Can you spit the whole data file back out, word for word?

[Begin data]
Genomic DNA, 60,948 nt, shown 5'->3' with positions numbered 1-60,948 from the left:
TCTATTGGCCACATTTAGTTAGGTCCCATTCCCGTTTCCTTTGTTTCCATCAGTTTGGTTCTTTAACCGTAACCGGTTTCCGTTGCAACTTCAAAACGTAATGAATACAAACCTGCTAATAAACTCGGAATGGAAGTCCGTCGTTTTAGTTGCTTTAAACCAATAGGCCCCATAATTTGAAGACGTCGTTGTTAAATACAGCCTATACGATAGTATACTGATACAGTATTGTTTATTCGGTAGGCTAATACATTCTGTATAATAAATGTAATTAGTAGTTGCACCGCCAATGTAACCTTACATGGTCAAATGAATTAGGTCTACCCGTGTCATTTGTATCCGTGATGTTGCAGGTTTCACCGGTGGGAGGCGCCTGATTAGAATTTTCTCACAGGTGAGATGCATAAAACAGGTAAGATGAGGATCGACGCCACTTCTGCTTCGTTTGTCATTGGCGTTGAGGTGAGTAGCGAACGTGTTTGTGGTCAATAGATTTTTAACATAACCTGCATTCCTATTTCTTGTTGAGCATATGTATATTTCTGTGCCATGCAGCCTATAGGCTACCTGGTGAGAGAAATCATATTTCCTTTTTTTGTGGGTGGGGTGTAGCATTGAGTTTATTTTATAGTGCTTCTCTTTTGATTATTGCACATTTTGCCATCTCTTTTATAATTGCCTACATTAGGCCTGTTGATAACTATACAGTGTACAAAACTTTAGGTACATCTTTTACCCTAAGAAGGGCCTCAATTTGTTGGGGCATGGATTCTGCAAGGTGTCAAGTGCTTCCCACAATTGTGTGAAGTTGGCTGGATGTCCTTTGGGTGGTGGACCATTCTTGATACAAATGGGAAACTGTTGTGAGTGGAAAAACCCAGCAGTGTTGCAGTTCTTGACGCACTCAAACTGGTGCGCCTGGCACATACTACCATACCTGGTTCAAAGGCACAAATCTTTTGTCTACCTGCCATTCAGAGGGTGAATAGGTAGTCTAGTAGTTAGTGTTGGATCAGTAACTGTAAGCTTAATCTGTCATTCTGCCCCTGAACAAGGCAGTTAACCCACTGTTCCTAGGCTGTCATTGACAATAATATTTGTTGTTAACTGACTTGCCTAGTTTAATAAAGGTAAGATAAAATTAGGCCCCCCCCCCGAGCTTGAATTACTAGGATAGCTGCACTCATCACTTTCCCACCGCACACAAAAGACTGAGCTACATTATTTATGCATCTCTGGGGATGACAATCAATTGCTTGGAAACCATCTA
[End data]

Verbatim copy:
Genomic DNA, 60,948 nt, shown 5'->3' with positions numbered 1-60,948 from the left:
TCTATTGGCCACATTTAGTTAGGTCCCATTCCCGTTTCCTTTGTTTCCATCAGTTTGGTTCTTTAACCGTAACCGGTTTCCGTTGCAACTTCAAAACGTAATGAATACAAACCTGCTAATAAACTCGGAATGGAAGTCCGTCGTTTTAGTTGCTTTAAACCAATAGGCCCCATAATTTGAAGACGTCGTTGTTAAATACAGCCTATACGATAGTATACTGATACAGTATTGTTTATTCGGTAGGCTAATACATTCTGTATAATAAATGTAATTAGTAGTTGCACCGCCAATGTAACCTTACATGGTCAAATGAATTAGGTCTACCCGTGTCATTTGTATCCGTGATGTTGCAGGTTTCACCGGTGGGAGGCGCCTGATTAGAATTTTCTCACAGGTGAGATGCATAAAACAGGTAAGATGAGGATCGACGCCACTTCTGCTTCGTTTGTCATTGGCGTTGAGGTGAGTAGCGAACGTGTTTGTGGTCAATAGATTTTTAACATAACCTGCATTCCTATTTCTTGTTGAGCATATGTATATTTCTGTGCCATGCAGCCTATAGGCTACCTGGTGAGAGAAATCATATTTCCTTTTTTTGTGGGTGGGGTGTAGCATTGAGTTTATTTTATAGTGCTTCTCTTTTGATTATTGCACATTTTGCCATCTCTTTTATAATTGCCTACATTAGGCCTGTTGATAACTATACAGTGTACAAAACTTTAGGTACATCTTTTACCCTAAGAAGGGCCTCAATTTGTTGGGGCATGGATTCTGCAAGGTGTCAAGTGCTTCCCACAATTGTGTGAAGTTGGCTGGATGTCCTTTGGGTGGTGGACCATTCTTGATACAAATGGGAAACTGTTGTGAGTGGAAAAACCCAGCAGTGTTGCAGTTCTTGACGCACTCAAACTGGTGCGCCTGGCACATACTACCATACCTGGTTCAAAGGCACAAATCTTTTGTCTACCTGCCATTCAGAGGGTGAATAGGTAGTCTAGTAGTTAGTGTTGGATCAGTAACTGTAAGCTTAATCTGTCATTCTGCCCCTGAACAAGGCAGTTAACCCACTGTTCCTAGGCTGTCATTGACAATAATATTTGTTGTTAACTGACTTGCCTAGTTTAATAAAGGTAAGATAAAATTAGGCCCCCCCCCCGAGCTTGAATTACTAGGATAGCTGCACTCATCACTTTCCCACCGCACACAAAAGACTGAGCTACATTATTTATGCATCTCTGGGGATGACAATCAATTGCTTGGAAACCATCTA